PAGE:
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Waterbirth Frequently Asked Questions

Waterbirth is considered by professional providers and mothers alike to be the most gentle method of natural childbirth. Below are some frequently asked questions about waterbirth. If you are interested in a home waterbirth please visit our Midwifery Services for more information.

Why waterbirth?

It is essential that we adjust the way we bring our children into this world. By providing a safe and comfortable environment with plenty of privacy and a feeling of love and security for the mother, she is better able to release her baby with an experience of joy, an experience shared by her baby. The use of water for labor and birth is one way of providing this opportunity for women and their babies.

What is the temperature of the water?

For a waterbirth, the water in the pool is maintained at a temperature which is comfortable for the mother, usually between 95-100 degrees Fahrenheit. The water temperature should not exceed 101 degrees because it could lead to over heating which can cause the heart rate to accelerate and it increases the babies oxygenation needs. It is important that the mother continues to drink plenty of fluids. Cold compresses and a cool facial mist make many hot mamas cooler.

When can I get into the water?

A woman in labor should be encouraged to use the labor pool whenever she wants. If a mother chooses to get into the water during early labor, before her surges are strong and close together, the water may relax her enough to slow or stop the labor altogether. That is why some practitioners limit the use of the pool until labor patterns are established and the dilation of the cervix is at least 4 centimeters. The first hour of relaxation in the labor pool is usually the best and can often help a woman achieve complete dilation even in short amounts of time.

What prevents a baby from taking a breath under the water?

There are several factors that inhibit the baby from beginning to breathe during the period when its head emerges into the water and just after the full body has been born. First of all, the water temperature is basically the same as the amniotic fluid in the womb, so there is no shock of a temperature change. Second, the baby is receiving oxygen from the umbilical cord just the way it has for the previous nine months. And third, the baby has an autonomic reflex, called the dive reflex, which prevents it from inhaling any substance that is in its throat and causes it instead, to swallow. This reflex is present for approximately six months after birth and than it disappears. Air breathing begins only after the baby is out of the water and exposed to a change in temperature and air pressure and experiences a complex metabolic chain reaction of hormones and chemicals that cause the process to begin. Know that it is physiologically impossible for a newborn to breathe until its body is out of the water and in the air.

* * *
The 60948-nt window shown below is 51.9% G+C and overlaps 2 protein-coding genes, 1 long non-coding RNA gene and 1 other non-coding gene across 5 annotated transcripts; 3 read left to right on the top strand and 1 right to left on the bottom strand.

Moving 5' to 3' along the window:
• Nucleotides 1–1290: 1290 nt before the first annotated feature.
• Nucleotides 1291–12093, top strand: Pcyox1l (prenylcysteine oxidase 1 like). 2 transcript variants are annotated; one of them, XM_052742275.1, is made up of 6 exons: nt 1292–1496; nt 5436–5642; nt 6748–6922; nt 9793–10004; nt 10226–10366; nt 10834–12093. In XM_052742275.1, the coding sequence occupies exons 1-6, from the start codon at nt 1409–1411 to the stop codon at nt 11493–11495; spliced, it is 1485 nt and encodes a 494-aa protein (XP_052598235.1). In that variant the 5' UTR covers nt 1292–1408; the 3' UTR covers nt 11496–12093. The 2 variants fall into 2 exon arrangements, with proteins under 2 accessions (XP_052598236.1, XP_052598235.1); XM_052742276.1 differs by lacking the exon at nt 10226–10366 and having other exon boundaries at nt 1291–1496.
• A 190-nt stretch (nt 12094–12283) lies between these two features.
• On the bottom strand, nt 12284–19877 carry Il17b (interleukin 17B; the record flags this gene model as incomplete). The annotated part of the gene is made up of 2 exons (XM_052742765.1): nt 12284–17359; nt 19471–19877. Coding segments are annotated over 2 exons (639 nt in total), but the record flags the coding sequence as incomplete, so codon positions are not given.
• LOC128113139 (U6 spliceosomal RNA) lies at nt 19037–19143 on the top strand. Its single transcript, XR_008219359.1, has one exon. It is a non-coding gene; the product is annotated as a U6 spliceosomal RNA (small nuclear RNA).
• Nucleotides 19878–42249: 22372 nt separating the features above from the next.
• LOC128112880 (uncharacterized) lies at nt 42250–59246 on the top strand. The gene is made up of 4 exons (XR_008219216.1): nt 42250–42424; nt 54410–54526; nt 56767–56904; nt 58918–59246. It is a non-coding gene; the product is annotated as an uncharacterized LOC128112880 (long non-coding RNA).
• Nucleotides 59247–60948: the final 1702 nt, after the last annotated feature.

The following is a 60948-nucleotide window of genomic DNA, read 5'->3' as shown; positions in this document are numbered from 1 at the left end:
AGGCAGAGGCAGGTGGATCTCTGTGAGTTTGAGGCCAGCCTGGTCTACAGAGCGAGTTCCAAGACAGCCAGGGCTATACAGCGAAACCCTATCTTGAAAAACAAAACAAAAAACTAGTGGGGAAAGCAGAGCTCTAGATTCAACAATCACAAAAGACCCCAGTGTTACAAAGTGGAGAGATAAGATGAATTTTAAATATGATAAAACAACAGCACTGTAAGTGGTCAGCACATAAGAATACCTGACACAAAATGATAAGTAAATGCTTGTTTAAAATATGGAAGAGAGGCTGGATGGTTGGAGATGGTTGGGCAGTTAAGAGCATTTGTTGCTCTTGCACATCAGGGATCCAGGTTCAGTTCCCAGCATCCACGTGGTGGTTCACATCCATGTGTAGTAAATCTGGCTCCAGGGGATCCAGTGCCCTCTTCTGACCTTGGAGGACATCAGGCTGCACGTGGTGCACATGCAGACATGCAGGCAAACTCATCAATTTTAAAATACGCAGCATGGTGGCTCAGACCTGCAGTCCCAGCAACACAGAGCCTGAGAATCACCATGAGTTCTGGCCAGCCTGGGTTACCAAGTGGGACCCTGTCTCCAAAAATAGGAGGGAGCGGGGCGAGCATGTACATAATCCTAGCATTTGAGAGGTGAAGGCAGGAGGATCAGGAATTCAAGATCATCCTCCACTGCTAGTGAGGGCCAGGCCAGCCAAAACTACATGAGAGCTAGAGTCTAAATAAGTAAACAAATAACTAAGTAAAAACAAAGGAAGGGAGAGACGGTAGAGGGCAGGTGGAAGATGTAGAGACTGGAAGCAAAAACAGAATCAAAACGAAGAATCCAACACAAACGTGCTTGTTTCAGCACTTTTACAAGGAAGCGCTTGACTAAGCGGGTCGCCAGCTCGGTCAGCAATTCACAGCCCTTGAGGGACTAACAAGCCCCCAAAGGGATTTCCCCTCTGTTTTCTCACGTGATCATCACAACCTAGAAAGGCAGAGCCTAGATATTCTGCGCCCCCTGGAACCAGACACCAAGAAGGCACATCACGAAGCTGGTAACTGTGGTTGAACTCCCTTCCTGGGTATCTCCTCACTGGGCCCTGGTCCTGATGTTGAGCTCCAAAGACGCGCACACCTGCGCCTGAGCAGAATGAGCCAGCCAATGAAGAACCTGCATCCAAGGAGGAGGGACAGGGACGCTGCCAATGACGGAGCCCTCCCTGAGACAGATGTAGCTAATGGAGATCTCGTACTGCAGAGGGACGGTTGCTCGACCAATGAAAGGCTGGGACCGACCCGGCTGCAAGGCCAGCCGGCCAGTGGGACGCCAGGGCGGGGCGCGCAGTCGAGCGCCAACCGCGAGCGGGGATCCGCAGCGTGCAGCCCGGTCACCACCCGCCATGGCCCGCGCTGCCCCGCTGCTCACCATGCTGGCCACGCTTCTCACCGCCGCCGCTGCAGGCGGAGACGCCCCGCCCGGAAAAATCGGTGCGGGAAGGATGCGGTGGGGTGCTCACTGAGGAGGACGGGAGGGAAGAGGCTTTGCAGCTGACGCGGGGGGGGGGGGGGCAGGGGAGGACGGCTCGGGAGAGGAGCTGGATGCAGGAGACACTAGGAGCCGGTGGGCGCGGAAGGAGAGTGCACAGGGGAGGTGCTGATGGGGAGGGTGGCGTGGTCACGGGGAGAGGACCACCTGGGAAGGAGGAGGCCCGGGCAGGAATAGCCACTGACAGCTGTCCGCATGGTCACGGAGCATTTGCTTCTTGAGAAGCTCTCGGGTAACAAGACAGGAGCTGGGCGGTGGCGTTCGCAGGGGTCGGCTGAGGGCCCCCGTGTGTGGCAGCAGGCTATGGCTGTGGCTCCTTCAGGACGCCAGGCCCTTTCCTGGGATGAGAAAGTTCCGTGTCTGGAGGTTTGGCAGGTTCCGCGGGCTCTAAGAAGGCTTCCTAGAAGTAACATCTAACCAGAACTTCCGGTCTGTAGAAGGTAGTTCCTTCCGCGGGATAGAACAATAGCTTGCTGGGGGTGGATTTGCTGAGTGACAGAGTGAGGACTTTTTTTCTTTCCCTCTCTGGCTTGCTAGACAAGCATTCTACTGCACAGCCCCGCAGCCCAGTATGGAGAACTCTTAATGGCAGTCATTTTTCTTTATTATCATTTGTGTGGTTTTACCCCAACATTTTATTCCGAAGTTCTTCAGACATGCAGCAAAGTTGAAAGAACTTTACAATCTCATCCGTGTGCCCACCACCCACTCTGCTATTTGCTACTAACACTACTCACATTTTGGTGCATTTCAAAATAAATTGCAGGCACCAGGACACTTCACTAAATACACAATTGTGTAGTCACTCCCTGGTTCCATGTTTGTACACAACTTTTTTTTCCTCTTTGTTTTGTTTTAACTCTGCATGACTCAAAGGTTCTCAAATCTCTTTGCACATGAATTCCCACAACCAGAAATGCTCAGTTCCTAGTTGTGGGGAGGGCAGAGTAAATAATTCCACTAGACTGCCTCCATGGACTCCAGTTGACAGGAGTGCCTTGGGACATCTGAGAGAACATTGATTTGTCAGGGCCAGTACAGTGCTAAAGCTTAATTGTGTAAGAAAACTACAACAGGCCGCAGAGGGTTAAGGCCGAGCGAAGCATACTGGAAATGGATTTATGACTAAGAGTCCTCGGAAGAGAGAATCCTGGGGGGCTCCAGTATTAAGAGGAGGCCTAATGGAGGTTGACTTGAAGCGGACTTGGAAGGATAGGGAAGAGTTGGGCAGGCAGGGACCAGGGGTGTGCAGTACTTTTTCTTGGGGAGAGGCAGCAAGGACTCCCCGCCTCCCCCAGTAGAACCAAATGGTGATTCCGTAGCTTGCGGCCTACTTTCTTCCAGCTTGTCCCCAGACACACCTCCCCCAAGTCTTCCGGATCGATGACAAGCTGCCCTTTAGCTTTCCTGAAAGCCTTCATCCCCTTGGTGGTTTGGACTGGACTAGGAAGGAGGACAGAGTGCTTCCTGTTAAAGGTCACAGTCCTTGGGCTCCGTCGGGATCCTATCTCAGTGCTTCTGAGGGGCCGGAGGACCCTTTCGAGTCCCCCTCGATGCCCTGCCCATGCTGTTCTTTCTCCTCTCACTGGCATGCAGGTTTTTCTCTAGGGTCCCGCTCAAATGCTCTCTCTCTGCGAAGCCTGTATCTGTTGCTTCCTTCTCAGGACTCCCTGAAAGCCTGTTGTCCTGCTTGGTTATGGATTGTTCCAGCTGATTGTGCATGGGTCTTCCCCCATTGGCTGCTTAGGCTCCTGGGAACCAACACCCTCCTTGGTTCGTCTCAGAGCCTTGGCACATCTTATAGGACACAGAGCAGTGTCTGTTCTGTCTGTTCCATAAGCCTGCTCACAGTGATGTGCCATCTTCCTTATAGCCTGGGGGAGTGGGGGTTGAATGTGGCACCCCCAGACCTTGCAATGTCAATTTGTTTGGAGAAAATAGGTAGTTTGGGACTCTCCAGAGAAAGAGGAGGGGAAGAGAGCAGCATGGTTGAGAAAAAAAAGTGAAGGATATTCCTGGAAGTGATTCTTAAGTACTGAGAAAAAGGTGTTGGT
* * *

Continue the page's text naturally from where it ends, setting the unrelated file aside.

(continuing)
How long is the baby left in the water?

Here in the U.S., all practitioners bring the baby out of  the water within the first ten seconds following birth. There is no physiological reason to leave the baby under the water for any length of time. There are several water birth DVDs that depict leaving the baby under the water and the babies are just fine. But physiologically, the placenta is supporting the baby with oxygen during this time and it can not be predicted when the placenta begins to separate and stops the flow of oxygen to the baby. The umbilical cord pulsating is not a guarantee that the baby is receiving enough oxygen. The safe approach is to remove the baby, without hurrying, and gently place him into his mother’s arms.

Is waterbirth safe?

The safety of water birth needs to be judged in looking back at the number of cases that have been reported world wide and the number of problems that have occurred as a result of birth in water. To date, over 100,000 documented cases of water births gives us a good look at the statistics. The opinion of practitioners is that water birth poses no threat to mother or baby if all the normal parameters are met during labor and birth. If complications arise they are evaluated and sometimes the mother is asked to leave the water before the birth takes place. Everyone’s goal is to keep mother and baby safe and to facilitate a satisfying birth experience. The British government stated in a  published health report that any woman who wants a waterbirth should be able to have one and that it is up to the practitioner to become familiar with the technique if they are not already educated.

How is the baby monitored during a waterbirth?

The manufacturers of monitoring equipment and hand held dopplers have developed water proof varieties of monitoring equipment. In typical waterbirths the baby’s heart tones are listened to every 30 minutes during first stage and after every pushing contraction during second stage.

For more information about local midwifery services available to you, including homebirth and waterbirth, please contact us.

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